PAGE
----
Make sure to have enough food and water to cover the entire distance of your journey, or at least the distance to the closest city/village. You never want to be stranded in the middle of nowhere without anything to eat or drink for a few days until Search and Rescue finds you.
Clothing and Apparel
Always bring extra clothes and other apparel inside your daily use vehicle, they are an integral part of vehicle EDC. You never know when you might need to change clothes or layer on a raincoat to brave through a thunderstorm.
Clothes are important because you never know when you need a spare one. Be it because your shirt ripped at the seams, got wet due to sudden rain, or burned in a freak fire, you always need to prepare for the unexpected. Bring at least 2 pairs of extra clothing in your vehicle’s trunk.
If you’re travelling to areas where it’s cold or even freezing, consider bringing cold weather clothing and a fleece liner to keep you comfortable during the trip. If you don’t have one, you can browse all kinds of cold weather clothing at Amazon or other e-commerce stores.
We’ve talked about EDC Jackets before, these are outwear you can (and should) wear everyday and store on your vehicle. Bringing the right jacket can help protect you during critical situations such as a rainstorm, a cold wave, or just simply wading through a light drizzle.
If you conceal carry a firearm, then consider concealed carry jackets instead. They have designated pockets that you can use to store your gun safely compared to regular EDC jackets.
Don’t forget to bring blankets for added warmth during your trip. You never know when you might need to sleep inside your car. During emergency situations, you might even have to ditch your car and sleep outside, exposed to the elements. Bringing a regular blanket or some high-tech emergency Mylar blankets can save your life during these situations.
A good glove is also good utility item to have inside your car’s storage. It can keep your hands warm and even protect it from friction when doing demanding physical activities, such as removing logs that are blocking the road. When travelling in the back countries, it’s very important to be prepared for all kinds of situations.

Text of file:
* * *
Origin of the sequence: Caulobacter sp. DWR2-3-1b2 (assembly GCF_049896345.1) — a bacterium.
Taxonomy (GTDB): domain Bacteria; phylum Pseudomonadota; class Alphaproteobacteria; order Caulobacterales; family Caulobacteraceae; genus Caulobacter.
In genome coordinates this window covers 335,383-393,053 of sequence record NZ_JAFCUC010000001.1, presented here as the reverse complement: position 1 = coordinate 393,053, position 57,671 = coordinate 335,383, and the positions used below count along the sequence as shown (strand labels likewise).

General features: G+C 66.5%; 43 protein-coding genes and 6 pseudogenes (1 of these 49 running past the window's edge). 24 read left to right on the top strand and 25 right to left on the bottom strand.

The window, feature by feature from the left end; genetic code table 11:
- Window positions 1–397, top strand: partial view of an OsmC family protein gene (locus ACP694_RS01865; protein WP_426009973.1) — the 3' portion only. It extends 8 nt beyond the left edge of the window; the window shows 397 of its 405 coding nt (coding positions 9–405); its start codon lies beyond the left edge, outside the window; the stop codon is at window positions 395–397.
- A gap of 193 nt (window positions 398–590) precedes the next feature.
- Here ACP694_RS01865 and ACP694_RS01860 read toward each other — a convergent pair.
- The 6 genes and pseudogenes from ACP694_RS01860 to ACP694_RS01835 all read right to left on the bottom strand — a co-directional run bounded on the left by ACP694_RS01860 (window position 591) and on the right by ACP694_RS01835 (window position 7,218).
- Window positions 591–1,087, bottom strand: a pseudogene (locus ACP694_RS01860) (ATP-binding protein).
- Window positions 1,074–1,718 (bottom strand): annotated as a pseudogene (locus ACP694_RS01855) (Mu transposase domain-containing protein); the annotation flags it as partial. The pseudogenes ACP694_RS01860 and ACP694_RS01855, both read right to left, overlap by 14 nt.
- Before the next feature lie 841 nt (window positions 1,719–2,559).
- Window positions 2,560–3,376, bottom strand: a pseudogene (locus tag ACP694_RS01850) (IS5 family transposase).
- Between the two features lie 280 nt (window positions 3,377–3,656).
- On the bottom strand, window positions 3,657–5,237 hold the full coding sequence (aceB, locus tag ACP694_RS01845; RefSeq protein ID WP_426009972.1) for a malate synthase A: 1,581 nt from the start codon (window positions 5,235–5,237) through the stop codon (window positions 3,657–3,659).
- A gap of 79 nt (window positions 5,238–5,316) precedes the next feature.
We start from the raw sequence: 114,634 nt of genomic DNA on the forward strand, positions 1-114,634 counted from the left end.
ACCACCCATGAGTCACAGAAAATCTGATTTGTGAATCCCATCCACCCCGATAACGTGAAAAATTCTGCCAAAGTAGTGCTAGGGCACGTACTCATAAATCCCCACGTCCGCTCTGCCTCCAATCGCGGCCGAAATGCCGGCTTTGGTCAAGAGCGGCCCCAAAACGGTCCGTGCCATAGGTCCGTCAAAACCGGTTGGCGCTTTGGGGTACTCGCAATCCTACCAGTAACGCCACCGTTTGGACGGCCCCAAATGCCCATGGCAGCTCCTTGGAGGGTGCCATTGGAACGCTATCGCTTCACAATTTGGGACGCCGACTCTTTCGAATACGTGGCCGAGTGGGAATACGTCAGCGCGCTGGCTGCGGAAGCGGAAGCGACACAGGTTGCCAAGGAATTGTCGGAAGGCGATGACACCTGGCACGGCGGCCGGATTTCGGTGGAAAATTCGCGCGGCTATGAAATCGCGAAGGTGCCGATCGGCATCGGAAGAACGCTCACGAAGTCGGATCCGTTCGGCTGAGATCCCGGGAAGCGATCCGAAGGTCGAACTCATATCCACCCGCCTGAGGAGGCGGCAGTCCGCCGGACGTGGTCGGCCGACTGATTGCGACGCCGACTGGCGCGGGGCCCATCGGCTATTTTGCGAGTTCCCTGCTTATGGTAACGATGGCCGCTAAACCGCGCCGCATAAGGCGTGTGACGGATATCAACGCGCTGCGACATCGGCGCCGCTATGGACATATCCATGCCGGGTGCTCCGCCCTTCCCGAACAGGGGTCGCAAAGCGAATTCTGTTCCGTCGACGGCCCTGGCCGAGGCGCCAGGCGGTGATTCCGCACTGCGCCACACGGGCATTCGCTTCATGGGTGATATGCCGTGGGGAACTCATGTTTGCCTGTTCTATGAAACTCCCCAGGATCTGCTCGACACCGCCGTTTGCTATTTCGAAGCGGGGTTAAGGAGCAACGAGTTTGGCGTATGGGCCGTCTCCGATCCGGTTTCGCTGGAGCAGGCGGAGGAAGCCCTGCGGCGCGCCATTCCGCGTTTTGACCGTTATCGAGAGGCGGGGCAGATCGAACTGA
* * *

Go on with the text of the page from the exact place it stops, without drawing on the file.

Utility tools cover a wide range of gear that does just that, provide utility that enables you to react to and contain almost any situation. It’s important to have multiple utility items and tools inside your vehicle at all times. Because of that, utility tools are considered a must carry for vehicle EDC.
Flashlight’s are one of the most important utility item. It brings so much utility to just about any situation by providing light and extra illumination.
Just about any flashlight can work as a utility item, but the best should be compact, bright, and rugged. We’ve covered the best tactical flashlights for home defense a while ago. While designed for home defense, these can also be used as a utility tool in your vehicle.
Having a fire extinguisher is also very handy inside your vehicle. You never know when you’ll pull up on an auto accident and need to save someone. Heck, you never know when your car might burn up and you need to put out the fire real quick.
First aid kits also belong in this category, you never know when you might get injured so you better be prepared. If you can’t create your own kit, just buy the many pre-packaged kits available at Amazon or your local store. You might also need to get some cold packs for pain relief, swelling reduction, and to treat bruises.
Hand warmers are very important if you’re travelling to cold areas. They can keep your hands and pockets warm for hours on end.
There are two types of hand warmer, chemical ones that create heat out of chemical reaction and regular ones where it burns fuel to create heat. Personally, I prefer to use chemical hand warmers such as these because they’re easier to use and then dispose of.
To prepare for an accident, you should bring a glass breaker and seatbelt cutter so that you can quickly exit your vehicle. If you’re vehicle is on fire, you only have several minutes before you burn alive due to the heat or the gas tank explodes, killing you and people around you.
Glass breaker is basically a sharp object that you push against your window to shatter it. Some have a spring to quickly shatter the glass while some are shaped like a hammer. These should be placed in a highly accessible location such as your jacket or on your necklace. Some people prefer to place their glass breaker on their keychain for increased accessibility.
Seatbelt cutter is basically a tool that’s used to cut your seatbelt so you can get free from your seat. This is very important if for some reason your seatbelt becomes stuck after an accident. Same as a glass breaker, place these in highly accessible locations so that you can react quickly when shit hits the fan.
Laws regarding defensive weapons vary wildly between countries and even states. In some areas, it’s perfectly legal to carry a .45 holstered on your tactical belt. While in some, just owning them can get you in trouble with local authorities and lawmakers.
In case you live in an area where it’s legal to carry firearms, do keep a rifle or shotgun in the trunk. Don’t forget to stock up on some ammo. This is handy to have when a disaster strikes and you’re not home to access your fully stocked gun safe.
Here’s a good example of an overhead gun rack that you can use on your vehicle
You can make a bracket mount on the underside of the trunk lid and mount your drag bag there. This keeps it together with your spare magazines and out of the way of other items and ensures it doesn’t become damaged being jostled around in the trunk.
If you prefer to buy ready made sets instead of making your own, there are a lot of them over at amazon or your local gun store.